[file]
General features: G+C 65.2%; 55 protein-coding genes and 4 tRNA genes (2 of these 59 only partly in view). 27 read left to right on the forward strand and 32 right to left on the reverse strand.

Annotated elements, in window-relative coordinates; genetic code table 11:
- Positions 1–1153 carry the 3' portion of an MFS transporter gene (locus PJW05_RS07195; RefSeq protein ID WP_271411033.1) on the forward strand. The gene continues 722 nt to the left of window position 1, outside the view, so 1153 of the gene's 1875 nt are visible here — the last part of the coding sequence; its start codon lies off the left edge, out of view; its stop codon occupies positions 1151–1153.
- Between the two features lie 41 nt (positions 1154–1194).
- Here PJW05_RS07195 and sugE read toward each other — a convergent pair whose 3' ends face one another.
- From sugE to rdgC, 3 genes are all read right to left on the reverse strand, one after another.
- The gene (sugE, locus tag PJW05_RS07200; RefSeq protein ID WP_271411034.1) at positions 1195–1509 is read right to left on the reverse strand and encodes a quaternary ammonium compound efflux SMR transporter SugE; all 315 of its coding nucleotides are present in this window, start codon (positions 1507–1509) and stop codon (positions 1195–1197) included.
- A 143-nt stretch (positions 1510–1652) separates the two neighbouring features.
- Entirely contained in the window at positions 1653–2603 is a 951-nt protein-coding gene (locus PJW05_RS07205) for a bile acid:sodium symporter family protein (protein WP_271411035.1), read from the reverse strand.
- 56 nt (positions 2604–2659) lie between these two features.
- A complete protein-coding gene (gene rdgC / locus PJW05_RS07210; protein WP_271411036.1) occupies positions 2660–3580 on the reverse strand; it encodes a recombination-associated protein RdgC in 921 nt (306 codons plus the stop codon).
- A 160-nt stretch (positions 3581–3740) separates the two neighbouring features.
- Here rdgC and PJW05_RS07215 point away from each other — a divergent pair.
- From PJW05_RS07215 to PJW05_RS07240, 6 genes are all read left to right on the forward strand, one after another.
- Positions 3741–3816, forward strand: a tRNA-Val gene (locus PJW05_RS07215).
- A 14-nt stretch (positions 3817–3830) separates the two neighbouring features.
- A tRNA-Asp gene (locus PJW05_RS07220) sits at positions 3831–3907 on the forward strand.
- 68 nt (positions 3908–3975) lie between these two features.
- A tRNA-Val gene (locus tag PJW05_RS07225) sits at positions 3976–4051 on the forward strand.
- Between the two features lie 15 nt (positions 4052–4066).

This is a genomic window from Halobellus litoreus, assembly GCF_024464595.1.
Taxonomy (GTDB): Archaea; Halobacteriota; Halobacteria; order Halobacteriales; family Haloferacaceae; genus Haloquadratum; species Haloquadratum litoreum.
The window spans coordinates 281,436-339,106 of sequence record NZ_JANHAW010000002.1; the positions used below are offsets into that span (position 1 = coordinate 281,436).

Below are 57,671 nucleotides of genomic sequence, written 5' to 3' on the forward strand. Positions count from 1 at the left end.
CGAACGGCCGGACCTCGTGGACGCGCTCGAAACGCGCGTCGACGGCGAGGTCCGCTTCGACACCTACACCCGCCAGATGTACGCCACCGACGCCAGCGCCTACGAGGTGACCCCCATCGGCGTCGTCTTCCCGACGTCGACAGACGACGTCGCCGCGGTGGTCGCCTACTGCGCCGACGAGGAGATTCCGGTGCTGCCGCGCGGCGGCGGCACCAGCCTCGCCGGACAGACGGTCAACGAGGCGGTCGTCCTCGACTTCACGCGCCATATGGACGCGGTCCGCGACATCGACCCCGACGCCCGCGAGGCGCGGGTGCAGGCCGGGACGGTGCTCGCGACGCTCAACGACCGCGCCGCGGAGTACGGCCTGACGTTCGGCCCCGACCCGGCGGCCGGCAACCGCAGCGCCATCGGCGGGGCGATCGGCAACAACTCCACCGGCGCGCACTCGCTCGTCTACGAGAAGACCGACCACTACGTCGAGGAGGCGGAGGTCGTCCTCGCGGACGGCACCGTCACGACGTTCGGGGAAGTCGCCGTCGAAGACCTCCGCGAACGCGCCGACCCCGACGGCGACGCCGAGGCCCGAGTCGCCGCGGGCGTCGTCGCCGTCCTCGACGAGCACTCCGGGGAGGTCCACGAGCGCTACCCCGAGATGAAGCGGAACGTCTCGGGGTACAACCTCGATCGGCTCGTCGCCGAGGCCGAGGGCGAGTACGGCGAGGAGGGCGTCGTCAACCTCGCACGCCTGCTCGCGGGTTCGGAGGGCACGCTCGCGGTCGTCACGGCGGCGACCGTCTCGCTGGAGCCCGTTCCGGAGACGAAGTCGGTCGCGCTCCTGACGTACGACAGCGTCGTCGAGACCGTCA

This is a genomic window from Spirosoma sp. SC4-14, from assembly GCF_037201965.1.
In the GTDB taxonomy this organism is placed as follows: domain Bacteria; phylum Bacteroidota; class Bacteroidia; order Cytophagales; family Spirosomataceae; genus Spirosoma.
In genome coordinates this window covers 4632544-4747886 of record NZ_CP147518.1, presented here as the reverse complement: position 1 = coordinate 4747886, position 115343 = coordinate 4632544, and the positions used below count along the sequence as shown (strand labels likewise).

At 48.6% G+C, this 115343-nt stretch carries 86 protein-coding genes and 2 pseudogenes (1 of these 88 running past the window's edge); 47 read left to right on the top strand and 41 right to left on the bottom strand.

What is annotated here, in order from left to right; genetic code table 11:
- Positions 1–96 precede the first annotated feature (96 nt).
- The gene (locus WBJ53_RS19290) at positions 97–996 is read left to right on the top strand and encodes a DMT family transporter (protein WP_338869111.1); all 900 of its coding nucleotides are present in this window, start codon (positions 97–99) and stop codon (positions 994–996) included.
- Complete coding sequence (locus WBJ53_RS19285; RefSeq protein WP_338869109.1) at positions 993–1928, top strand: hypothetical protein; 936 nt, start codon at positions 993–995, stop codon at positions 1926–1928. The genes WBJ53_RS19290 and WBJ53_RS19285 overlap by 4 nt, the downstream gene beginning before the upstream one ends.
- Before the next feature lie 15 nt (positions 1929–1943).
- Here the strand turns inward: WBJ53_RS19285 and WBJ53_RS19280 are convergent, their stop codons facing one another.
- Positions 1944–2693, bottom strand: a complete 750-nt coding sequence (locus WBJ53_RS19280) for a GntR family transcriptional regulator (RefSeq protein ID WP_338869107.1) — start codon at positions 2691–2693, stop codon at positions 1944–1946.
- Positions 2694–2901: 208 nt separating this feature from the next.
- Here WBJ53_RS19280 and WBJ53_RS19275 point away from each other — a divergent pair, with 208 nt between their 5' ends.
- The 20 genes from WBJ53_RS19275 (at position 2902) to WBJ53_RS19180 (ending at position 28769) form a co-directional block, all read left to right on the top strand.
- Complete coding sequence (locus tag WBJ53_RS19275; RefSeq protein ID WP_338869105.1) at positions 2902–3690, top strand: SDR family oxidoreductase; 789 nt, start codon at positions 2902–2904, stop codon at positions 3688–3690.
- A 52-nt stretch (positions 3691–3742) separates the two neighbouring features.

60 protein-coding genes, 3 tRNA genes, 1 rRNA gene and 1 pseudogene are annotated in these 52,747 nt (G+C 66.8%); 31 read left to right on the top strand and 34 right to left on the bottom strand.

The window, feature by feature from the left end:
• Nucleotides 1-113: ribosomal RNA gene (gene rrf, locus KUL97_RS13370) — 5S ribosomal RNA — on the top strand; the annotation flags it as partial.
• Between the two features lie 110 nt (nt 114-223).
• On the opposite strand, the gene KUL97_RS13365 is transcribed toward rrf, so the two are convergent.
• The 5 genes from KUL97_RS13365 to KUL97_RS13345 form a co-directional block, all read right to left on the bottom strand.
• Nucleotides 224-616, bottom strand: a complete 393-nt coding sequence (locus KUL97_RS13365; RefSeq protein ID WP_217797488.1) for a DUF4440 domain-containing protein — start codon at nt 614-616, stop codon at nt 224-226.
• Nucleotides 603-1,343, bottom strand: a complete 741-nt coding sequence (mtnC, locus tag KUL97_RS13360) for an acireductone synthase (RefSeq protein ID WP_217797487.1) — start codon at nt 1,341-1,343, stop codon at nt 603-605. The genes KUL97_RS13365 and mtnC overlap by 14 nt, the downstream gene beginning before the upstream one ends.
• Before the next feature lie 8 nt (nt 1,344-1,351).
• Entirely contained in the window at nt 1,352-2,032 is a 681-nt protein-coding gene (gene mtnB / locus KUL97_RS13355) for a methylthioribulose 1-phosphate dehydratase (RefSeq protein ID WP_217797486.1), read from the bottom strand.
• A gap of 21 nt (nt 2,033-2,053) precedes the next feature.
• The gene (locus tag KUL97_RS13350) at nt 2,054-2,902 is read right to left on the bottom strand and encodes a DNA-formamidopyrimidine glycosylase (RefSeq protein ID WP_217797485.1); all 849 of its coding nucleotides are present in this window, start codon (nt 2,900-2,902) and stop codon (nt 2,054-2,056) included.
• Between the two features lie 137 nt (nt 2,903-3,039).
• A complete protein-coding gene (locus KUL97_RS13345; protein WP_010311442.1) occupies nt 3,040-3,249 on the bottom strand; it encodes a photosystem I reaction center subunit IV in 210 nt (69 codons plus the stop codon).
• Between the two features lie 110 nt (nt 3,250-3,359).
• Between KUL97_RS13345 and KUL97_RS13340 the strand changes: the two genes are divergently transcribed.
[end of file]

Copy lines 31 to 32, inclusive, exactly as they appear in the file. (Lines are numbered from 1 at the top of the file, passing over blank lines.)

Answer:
- Positions 1–96 precede the first annotated feature (96 nt).
- The gene (locus WBJ53_RS19290) at positions 97–996 is read left to right on the top strand and encodes a DMT family transporter (protein WP_338869111.1); all 900 of its coding nucleotides are present in this window, start codon (positions 97–99) and stop codon (positions 994–996) included.